Nikhef is the Dutch National Institute for Subatomic Physics, coordinating and leading the Dutch experimental activities in the fields of accelerator-based particle physics and astroparticle physics, with the mission of studying the interactions and structure of all elementary particles and fields at the smallest distance scale and the highest attainable energy.
Nikhef is a partnership between NWO-I (part of NWO, the Netherlands Organisation for Scientific Research) and six universities: Groningen University, Maastricht University, Radboud University Nijmegen, University of Amsterdam, Utrecht University and VU University Amsterdam.
The research at Nikhef relies on the development of innovative technologies. The knowledge and technology transfer to third parties, i.e., industry, civil society and general public, is an integral part of Nikhef mission.
The Nikhef collaboration consists of:
- about 210 physicists (70 tenured staff, 40 postdocs, 100 PhD students)
- 75 technical and engineering staff
- 25 support staff
The Nikhef collaboration d has at present eight experimental research lines (ATLAS, ALICE, LHCb, Gravitational Waves, Dark Matter, Neutrino Telescopes, Cosmic Rays and electron Electric Dipole Moment), and in addition research lines on Theoretical Physics, Detector R&D and Physics Data Processing, supporting the experimental effort. The NWO-institute Nikhef is located in the Amsterdam Science Park. Nikhef’s datacenter hosts an LHC Tier-1 facility and is a colocation for various Internet Exchanges (amongst which AMS-IX), housing about 170 different customers.
The Department of Gravitational Wave Research and Fundamental Physics (GWFP) is a new research center recently established at the University of Maastricht.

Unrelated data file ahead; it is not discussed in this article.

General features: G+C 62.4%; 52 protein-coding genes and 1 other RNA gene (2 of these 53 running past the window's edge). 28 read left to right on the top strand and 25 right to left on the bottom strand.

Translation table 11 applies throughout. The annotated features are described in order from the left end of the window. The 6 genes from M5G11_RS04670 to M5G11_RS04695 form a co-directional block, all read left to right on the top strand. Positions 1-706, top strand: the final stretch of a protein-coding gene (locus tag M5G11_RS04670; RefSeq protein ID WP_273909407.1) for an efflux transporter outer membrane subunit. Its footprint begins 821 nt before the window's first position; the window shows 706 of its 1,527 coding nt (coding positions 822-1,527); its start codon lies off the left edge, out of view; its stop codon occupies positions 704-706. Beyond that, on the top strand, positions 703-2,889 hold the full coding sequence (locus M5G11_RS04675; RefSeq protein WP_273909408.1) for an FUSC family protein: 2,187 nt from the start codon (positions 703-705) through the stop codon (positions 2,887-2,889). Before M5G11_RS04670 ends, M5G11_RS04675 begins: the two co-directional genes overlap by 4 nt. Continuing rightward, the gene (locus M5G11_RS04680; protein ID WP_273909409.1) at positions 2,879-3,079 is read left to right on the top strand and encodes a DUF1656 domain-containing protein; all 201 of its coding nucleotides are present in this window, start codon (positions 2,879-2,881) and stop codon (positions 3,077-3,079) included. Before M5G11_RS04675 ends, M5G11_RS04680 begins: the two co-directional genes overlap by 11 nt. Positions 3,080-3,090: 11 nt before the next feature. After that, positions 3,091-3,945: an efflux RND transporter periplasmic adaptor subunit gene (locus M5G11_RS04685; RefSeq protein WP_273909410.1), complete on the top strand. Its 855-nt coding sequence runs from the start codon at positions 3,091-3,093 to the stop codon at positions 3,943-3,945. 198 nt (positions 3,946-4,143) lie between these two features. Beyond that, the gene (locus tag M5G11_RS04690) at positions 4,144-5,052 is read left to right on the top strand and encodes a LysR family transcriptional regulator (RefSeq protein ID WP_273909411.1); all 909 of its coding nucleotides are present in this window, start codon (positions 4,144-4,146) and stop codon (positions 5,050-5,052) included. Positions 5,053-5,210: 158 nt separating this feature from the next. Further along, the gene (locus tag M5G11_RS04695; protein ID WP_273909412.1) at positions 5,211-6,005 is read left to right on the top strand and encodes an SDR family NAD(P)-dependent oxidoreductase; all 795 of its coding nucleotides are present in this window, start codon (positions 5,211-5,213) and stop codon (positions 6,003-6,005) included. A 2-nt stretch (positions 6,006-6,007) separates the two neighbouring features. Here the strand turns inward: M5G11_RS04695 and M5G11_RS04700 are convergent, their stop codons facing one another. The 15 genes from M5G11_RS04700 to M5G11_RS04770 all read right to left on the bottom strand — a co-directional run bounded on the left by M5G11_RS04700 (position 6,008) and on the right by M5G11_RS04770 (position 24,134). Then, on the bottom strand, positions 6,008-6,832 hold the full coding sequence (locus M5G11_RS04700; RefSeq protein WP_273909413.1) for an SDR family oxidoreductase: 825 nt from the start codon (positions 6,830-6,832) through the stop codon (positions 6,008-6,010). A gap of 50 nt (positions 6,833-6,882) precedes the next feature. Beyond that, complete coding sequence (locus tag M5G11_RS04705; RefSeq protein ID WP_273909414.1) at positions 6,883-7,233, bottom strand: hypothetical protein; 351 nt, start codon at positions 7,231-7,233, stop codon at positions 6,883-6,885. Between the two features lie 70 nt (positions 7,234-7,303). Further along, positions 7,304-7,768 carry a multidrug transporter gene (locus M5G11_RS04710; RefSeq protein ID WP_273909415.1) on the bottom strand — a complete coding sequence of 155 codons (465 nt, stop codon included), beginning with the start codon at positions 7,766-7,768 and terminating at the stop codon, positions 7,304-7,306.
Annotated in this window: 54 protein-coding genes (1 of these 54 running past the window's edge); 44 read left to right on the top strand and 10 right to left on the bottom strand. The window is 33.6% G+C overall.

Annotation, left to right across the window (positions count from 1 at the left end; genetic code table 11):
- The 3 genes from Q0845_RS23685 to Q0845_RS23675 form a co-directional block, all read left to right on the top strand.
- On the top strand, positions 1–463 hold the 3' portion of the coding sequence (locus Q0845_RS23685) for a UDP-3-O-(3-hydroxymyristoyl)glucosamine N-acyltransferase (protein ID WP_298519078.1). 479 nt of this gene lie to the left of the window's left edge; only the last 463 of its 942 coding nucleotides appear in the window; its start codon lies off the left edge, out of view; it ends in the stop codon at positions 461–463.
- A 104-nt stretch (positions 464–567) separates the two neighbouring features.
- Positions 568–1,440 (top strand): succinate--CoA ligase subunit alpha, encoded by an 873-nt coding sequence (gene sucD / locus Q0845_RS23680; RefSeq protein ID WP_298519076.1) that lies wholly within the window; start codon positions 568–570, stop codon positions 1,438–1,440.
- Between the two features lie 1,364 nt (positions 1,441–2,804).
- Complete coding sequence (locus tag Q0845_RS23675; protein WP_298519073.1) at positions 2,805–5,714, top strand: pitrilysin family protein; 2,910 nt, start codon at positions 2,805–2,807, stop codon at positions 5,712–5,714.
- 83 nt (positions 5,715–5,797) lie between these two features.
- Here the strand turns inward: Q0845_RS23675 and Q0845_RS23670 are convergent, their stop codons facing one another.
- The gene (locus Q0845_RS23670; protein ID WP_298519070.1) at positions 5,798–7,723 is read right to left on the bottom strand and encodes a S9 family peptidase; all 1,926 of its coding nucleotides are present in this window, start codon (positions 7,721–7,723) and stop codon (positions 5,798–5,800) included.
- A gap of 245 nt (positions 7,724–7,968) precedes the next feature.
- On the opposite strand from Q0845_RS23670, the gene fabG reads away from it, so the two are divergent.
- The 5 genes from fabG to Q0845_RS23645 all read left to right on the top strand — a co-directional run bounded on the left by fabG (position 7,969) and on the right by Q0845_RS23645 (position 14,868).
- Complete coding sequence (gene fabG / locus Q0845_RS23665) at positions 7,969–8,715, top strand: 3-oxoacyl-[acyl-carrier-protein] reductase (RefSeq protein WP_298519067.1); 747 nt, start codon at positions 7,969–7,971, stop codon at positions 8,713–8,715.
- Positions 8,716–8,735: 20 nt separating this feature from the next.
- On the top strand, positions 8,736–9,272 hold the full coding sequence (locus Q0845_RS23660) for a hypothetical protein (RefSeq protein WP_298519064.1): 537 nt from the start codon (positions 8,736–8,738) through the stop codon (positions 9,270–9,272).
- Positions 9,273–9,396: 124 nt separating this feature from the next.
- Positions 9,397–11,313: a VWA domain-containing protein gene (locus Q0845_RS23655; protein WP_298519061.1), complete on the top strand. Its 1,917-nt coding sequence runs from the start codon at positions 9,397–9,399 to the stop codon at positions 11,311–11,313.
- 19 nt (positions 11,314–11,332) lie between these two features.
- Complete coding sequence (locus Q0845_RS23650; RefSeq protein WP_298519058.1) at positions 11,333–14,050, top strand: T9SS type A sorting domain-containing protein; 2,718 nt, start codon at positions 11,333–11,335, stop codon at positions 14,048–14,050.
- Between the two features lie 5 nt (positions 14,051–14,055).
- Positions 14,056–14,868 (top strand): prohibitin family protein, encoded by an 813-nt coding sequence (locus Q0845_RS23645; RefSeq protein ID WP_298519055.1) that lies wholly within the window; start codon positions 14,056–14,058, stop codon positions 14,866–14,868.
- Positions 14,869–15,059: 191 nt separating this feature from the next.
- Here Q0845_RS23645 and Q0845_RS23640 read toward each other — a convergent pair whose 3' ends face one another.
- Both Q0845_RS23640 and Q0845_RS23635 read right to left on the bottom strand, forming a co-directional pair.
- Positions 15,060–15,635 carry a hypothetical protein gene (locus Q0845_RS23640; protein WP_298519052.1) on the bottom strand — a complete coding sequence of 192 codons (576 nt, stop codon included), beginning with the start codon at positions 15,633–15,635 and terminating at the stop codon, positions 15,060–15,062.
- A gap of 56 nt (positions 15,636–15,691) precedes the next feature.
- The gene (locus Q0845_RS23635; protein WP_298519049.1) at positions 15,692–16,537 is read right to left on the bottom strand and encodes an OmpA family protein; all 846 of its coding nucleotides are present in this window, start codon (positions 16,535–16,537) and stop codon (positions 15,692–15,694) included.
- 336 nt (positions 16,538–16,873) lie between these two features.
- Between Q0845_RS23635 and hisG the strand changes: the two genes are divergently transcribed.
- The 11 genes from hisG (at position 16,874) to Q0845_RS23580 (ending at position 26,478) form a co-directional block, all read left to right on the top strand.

The center has 6 tenured professors (S.Hild, J.Steinlechner, S.Steinlechner, S.Danilishin, G.Koekoek, J.v.d.Brand) working on gravitational wave research, with a particular focus and expertise on instrumentation, including laser-interferometry; low noise materials for mirrors and coatings; silicon as mirror material; squeezed light and laser sources; sensing and control techniques; advanced quantum noise reduction techniques.
The Maastricht group is a member of both the LSC and the Virgo collaboration and an active contributor to the Einstein Telescope efforts. Members of the Maastricht group chair or co-chair 3 out of 6 working groups dealing with instrumentation within the LIGO Scientific collaboration (LSC).
The current spokespersons of the Virgo collaboration is a member of the Maastricht group. In the Dutch national context Maastricht is one of the 6 members of Nikhef, the Dutch national institute for subatomic particles, a powerhouse with a long and successful track record in particle and astroparticle physics.
University of Antwerp
The UAntwerpen Particle Physics group studies the most fundamental building blocks of the universe and their interactions. We do this by performing:
- experimental research at the highest-energy particle colliders
- exploiting other experimental opportunities, such as the search for sterile neutrino’s produced in nuclear reactors
- theoretical and phenomenological research in particle physics
- experimental research in gravitational wave physics
Our group consists of about 20 members (postdocs, PhD students, and technical staff) and is led by 2 full-time professors: prof. Pierre Van Mechelen and prof. Nick van Remortel.
Our research is of highly fundamental nature and relies for its instrumentation on access to top-level international scientific infrastructures and collaborations, providing unique experiences and career opportunities to students and researches.
The research group Experimental Particle Physics is part of the Department of Physics and Astronomy at the University of Gent.